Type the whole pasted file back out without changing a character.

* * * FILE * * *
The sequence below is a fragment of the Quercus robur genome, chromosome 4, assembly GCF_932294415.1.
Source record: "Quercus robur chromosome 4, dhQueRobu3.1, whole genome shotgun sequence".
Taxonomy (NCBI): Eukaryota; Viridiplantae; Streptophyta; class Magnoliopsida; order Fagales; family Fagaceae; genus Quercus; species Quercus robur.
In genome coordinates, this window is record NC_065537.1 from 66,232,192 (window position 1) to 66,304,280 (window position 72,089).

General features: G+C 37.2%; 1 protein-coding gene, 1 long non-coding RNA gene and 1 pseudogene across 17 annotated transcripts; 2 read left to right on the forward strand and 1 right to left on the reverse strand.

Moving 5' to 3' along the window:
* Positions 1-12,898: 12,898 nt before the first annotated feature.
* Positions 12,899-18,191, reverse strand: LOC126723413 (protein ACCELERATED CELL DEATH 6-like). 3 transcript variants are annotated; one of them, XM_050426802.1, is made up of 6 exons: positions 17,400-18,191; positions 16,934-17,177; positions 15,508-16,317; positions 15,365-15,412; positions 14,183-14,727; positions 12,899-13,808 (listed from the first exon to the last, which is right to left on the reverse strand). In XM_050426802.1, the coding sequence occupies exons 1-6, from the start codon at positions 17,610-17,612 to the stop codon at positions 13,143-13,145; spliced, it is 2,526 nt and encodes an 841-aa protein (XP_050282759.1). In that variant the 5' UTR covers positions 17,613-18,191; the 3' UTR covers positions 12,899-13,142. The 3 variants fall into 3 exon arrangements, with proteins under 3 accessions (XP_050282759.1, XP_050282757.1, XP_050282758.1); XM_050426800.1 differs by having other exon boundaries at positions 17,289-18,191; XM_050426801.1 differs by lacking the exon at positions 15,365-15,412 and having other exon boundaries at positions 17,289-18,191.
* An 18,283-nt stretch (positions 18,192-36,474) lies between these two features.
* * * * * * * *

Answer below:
The sequence below is a fragment of the Quercus robur genome, chromosome 4, assembly GCF_932294415.1.
Source record: "Quercus robur chromosome 4, dhQueRobu3.1, whole genome shotgun sequence".
Taxonomy (NCBI): Eukaryota; Viridiplantae; Streptophyta; class Magnoliopsida; order Fagales; family Fagaceae; genus Quercus; species Quercus robur.
In genome coordinates, this window is record NC_065537.1 from 66,232,192 (window position 1) to 66,304,280 (window position 72,089).

General features: G+C 37.2%; 1 protein-coding gene, 1 long non-coding RNA gene and 1 pseudogene across 17 annotated transcripts; 2 read left to right on the forward strand and 1 right to left on the reverse strand.

Moving 5' to 3' along the window:
* Positions 1-12,898: 12,898 nt before the first annotated feature.
* Positions 12,899-18,191, reverse strand: LOC126723413 (protein ACCELERATED CELL DEATH 6-like). 3 transcript variants are annotated; one of them, XM_050426802.1, is made up of 6 exons: positions 17,400-18,191; positions 16,934-17,177; positions 15,508-16,317; positions 15,365-15,412; positions 14,183-14,727; positions 12,899-13,808 (listed from the first exon to the last, which is right to left on the reverse strand). In XM_050426802.1, the coding sequence occupies exons 1-6, from the start codon at positions 17,610-17,612 to the stop codon at positions 13,143-13,145; spliced, it is 2,526 nt and encodes an 841-aa protein (XP_050282759.1). In that variant the 5' UTR covers positions 17,613-18,191; the 3' UTR covers positions 12,899-13,142. The 3 variants fall into 3 exon arrangements, with proteins under 3 accessions (XP_050282759.1, XP_050282757.1, XP_050282758.1); XM_050426800.1 differs by having other exon boundaries at positions 17,289-18,191; XM_050426801.1 differs by lacking the exon at positions 15,365-15,412 and having other exon boundaries at positions 17,289-18,191.
* An 18,283-nt stretch (positions 18,192-36,474) lies between these two features.